If you were to judge a director by the number of movies they’ve released into movie theaters, you’d be paying a huge disservice to Director George C. Wolfe, who has won multiple Tony, Obie and Drama Desk Awards for his stage direction as well as a Directors Guild award for directing the 2005 HBO television film, Lackawanna Blues. (He also received an Emmy nomination for that last one.)
With a career that has spanned nearly thirty years, Wolfe has only directed six films during that time, but his latest, Ma Rainey’s Black Bottom, adapted from August Wilson’s 1984 play, is going to make Wolfe far more in demand and may even put him into the Oscar race.
The title character of Ma Rainey, played by Viola Davis, is fashioned after the well-regarded “Queen of the Blues,” whose career in the early-to-mid 1920’s inspired so many other musicians and singers despite not getting nearly as much credit as her peers. In the film, Ma has come to Chicago to record some new records, but her ongoing conflict with her showboating trumpet player Levee (the late Chadwick Boseman), her manager and the record label’s white management leads to a less-than-desirable recording experience.
Below the Line spoke with Mr. Wolfe over the phone last week. Invariably, we got to talking about some of his craft collaborators like Cinematographer Tobias A. Schliessler, Production Designer Mark Ricker and Costume Designer Ann Roth.
Below the Line: I feel that this project came together fairly organically since Denzel Washington [one of the film’s producers] directed and co-starred with Viola Davis in Fences. I would assume you were friends with August Wilson or at least peers since you both were working on Broadway at the same time?
George C. Wolfe: No, I didn’t really… August and I were working in New York at the exact same time. I think he and I literally only met once, strangely enough. Denzel and I were talking, and he asked me to direct Ma Rainey. I knew Viola from New York… it’s all these New York connections. I’ve known Denzel for a long time, I knew Viola for a long time, and I knew August, but I knew him the least, if you will. At one time, he once asked me to direct a play of his, but he hadn’t written it yet, and I was tied up, because I was running the Public Theater at the time. So yes and no.
BTL: I don’t want to age you, but had you actually seen the original run of Ma Rainey’s Black Bottom on Broadway?
Wolfe: Absolutely. If you do have to age me, life is doing that quite well. I saw it at one of its final previews before it opened up back in 1984. Someone gave me a free ticket, I remember very specifically.
BTL: Did you connect with the material when you first saw it?
Wolfe: Yeah, I did. Charles Dutton was playing Levee, and it was this monumental, high up octane performance. That I remember very vividly. I remember Theresa Merritt was playing Ma Rainey, and it was a new voice. The dynamic that I remember most is the combustion of Charles Dutton’s performance, and that’s like 9,000 years ago, 1984. I was probably 29-30, something like that.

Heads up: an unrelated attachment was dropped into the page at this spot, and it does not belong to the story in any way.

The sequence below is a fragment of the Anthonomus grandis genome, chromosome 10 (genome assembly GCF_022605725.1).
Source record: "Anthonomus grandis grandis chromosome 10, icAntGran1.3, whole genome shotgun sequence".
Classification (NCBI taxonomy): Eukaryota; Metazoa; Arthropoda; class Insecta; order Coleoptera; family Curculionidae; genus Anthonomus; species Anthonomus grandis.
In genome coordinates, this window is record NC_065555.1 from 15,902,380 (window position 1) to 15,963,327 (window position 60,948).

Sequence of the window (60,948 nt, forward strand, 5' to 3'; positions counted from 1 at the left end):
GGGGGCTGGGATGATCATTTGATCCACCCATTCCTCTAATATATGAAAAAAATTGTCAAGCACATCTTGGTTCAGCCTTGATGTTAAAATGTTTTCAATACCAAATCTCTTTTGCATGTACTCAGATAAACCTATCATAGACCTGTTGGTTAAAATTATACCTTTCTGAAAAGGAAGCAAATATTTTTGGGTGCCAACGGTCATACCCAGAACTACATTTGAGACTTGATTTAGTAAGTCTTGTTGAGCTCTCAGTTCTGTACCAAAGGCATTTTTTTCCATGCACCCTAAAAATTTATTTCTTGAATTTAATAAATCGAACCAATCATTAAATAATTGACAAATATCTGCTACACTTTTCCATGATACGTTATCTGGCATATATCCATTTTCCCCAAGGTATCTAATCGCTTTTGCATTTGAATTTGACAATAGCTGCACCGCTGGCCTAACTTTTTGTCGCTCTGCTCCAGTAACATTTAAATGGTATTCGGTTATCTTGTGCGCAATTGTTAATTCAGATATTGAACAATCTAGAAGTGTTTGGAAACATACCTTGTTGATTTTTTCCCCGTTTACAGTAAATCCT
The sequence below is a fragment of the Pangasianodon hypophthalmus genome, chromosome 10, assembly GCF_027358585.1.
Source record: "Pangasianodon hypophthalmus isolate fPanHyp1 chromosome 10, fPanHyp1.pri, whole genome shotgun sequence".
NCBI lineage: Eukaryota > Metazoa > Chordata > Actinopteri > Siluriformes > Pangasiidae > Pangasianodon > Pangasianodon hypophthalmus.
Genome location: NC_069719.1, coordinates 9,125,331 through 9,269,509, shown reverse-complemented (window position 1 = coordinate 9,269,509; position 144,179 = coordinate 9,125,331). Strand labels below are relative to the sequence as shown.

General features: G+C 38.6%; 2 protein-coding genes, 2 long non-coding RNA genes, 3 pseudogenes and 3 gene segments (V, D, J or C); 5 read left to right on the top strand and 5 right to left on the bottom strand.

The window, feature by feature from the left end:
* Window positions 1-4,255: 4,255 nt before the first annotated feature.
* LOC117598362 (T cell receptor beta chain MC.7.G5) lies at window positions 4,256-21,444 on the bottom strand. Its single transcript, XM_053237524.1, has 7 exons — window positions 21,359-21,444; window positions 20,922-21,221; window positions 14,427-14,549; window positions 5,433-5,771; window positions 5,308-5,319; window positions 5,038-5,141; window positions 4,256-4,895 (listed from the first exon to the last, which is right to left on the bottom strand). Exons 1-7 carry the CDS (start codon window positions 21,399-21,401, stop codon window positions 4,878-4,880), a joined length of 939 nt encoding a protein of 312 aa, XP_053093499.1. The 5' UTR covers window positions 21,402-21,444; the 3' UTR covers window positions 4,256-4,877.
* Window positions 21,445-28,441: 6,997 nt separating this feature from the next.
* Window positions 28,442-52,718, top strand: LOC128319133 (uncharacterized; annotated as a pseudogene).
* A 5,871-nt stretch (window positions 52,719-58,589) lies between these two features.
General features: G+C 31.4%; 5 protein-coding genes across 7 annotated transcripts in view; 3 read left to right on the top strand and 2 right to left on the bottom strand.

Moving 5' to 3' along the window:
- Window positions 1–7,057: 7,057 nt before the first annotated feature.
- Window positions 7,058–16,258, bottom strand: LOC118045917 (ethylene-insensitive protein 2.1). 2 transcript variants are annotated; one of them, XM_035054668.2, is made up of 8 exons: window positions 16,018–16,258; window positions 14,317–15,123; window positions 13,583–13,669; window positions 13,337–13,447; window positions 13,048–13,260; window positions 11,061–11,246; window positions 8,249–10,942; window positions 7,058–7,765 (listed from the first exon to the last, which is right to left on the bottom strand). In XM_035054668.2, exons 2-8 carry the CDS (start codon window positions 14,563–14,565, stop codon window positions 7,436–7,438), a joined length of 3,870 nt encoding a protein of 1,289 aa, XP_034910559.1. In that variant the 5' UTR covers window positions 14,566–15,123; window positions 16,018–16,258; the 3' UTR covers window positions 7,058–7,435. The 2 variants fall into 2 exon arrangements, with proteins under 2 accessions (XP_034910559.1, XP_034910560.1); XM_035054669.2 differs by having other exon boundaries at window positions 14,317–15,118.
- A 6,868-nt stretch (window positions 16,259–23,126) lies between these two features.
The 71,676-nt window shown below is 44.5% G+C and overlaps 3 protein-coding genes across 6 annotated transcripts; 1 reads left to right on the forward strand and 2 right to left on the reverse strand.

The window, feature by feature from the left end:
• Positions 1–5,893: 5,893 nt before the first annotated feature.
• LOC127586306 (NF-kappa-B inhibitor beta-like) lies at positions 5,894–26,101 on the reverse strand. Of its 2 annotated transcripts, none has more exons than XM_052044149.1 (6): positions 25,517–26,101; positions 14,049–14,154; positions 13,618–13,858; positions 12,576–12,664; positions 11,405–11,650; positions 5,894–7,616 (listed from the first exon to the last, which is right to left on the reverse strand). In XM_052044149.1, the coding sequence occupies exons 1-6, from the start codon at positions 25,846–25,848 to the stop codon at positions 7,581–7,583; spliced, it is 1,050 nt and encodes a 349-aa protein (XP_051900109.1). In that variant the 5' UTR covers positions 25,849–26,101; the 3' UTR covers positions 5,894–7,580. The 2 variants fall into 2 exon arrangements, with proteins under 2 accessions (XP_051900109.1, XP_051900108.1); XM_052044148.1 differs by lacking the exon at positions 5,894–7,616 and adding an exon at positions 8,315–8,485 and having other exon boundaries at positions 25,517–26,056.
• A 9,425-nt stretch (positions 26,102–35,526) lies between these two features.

BTL: Had Denzel already been adapting the play when he asked you to direct?
Wolfe: I think he had been working on it before, and then once I got involved, for me, it was a clean slate, because I had to figure out how to make it work, so I dug in and started working with him, but also just sort of processing and ingesting the material and doing what I needed to do. Through the course of it, I ended up probably cutting hours’ worth of material out of it in order to adapt it into a film.
BTL: I’d be interested to know what you ended up cutting from the play.
Wolfe: A lot of the beginning parts of the script for the play, it was the guys in the band room telling these extraordinary stories but waiting for Ma to show up, so I made a decision that we needed to see Ma right away because her name is in the title, and I don’t want to spend time waiting on a character to appear. I wanted to see her, get to know her, know the dynamics in this, what I like to call “the prologue” that happens before the first dialogue happens, which is her in the South to the North, to her and Levee creating a rivalry on stage, and then going on from there. It was very important, and I also wanted to take advantage of the fact that except for the beginning and end of the film, it all takes place in one day. I love contrivances which very frequently are used in film is there’s a time crunch and so I wanted to intensify and magnify that equation as well.
BTL: That opening scene is pretty amazing in setting up the overall look of the movie with the costumes, the cinematography, but it also seems like that one scene that’s less than ten minutes could have added a ton of money to the budget.
Wolfe: It’s telling the audience hopefully every single thing they need to know, so that by the time characters literally start speaking, we know everything. We know that there’s a rivalry between Ma and Levee or there’s a rivalry with him. We know that he’s trying to subvert her authority. We know that he’s very ambitious. I don’t keep track of how much money gets spent, somebody else can do that. I’m just deeply invested in the storytelling, and also giving the audience all the information and the weapons they need, so they can relax into the story. So that’s what it really was about.
BTL: This was my first experience with this August Wilson play, but I moved to New York to work in recording studios, so I was pretty excited when I saw them recording Ma’s tracks to lacquer, which obviously isn’t something that’s been done in almost 100 years. Did you find a real studio to dress it up for the majority of the film or did you build it?
Wolfe: No, we had to build it, because we had to spend so much time in there, but isn’t that equipment extraordinary? I loved it. The weight, and that it takes three minutes for that weight to drop, which is why most of the recordings were three minutes.
BTL: I would guess that 90% of the audience wouldn’t understand what they’re watching in that scene.
Wolfe: But it’s one that actually functions, so even though they don’t understand the details of it, they understand the archaic nature and what it’s there to do, even though they won’t be able to analyze it. I loved the detail of how it was done – it was so endlessly fascinating to me.
BTL: Had you worked with Production Designer Mark Ricker before on something else?
Wolfe: No, this was our first time.
BTL: How did you work with him and his art team to design that studio, which also has a control room overlooking the studio, so it’s clearly well researched before they built it.